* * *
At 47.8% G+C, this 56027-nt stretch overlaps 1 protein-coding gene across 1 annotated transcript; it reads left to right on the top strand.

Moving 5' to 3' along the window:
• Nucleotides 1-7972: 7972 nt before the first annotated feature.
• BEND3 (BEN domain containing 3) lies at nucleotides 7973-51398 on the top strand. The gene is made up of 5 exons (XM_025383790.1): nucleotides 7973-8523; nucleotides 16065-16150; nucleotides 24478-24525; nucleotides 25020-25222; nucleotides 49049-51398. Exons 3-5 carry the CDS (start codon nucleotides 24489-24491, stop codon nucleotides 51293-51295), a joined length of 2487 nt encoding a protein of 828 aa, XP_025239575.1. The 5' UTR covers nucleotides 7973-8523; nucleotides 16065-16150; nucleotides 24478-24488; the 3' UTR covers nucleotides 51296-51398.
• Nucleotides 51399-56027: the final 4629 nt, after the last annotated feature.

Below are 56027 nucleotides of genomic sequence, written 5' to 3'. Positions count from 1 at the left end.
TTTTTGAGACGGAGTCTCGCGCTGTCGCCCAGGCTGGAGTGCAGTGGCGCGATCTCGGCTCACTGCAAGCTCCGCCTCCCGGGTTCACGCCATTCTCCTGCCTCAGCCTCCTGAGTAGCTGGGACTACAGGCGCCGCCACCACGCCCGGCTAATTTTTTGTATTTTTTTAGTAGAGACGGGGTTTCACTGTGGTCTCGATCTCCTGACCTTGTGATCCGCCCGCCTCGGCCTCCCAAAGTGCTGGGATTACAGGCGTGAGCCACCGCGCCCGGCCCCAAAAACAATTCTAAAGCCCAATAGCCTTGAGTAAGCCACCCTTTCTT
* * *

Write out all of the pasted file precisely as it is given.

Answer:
At 47.8% G+C, this 56027-nt stretch overlaps 1 protein-coding gene across 1 annotated transcript; it reads left to right on the top strand.

Moving 5' to 3' along the window:
• Nucleotides 1-7972: 7972 nt before the first annotated feature.
• BEND3 (BEN domain containing 3) lies at nucleotides 7973-51398 on the top strand. The gene is made up of 5 exons (XM_025383790.1): nucleotides 7973-8523; nucleotides 16065-16150; nucleotides 24478-24525; nucleotides 25020-25222; nucleotides 49049-51398. Exons 3-5 carry the CDS (start codon nucleotides 24489-24491, stop codon nucleotides 51293-51295), a joined length of 2487 nt encoding a protein of 828 aa, XP_025239575.1. The 5' UTR covers nucleotides 7973-8523; nucleotides 16065-16150; nucleotides 24478-24488; the 3' UTR covers nucleotides 51296-51398.
• Nucleotides 51399-56027: the final 4629 nt, after the last annotated feature.

Below are 56027 nucleotides of genomic sequence, written 5' to 3'. Positions count from 1 at the left end.
TTTTTGAGACGGAGTCTCGCGCTGTCGCCCAGGCTGGAGTGCAGTGGCGCGATCTCGGCTCACTGCAAGCTCCGCCTCCCGGGTTCACGCCATTCTCCTGCCTCAGCCTCCTGAGTAGCTGGGACTACAGGCGCCGCCACCACGCCCGGCTAATTTTTTGTATTTTTTTAGTAGAGACGGGGTTTCACTGTGGTCTCGATCTCCTGACCTTGTGATCCGCCCGCCTCGGCCTCCCAAAGTGCTGGGATTACAGGCGTGAGCCACCGCGCCCGGCCCCAAAAACAATTCTAAAGCCCAATAGCCTTGAGTAAGCCACCCTTTCTT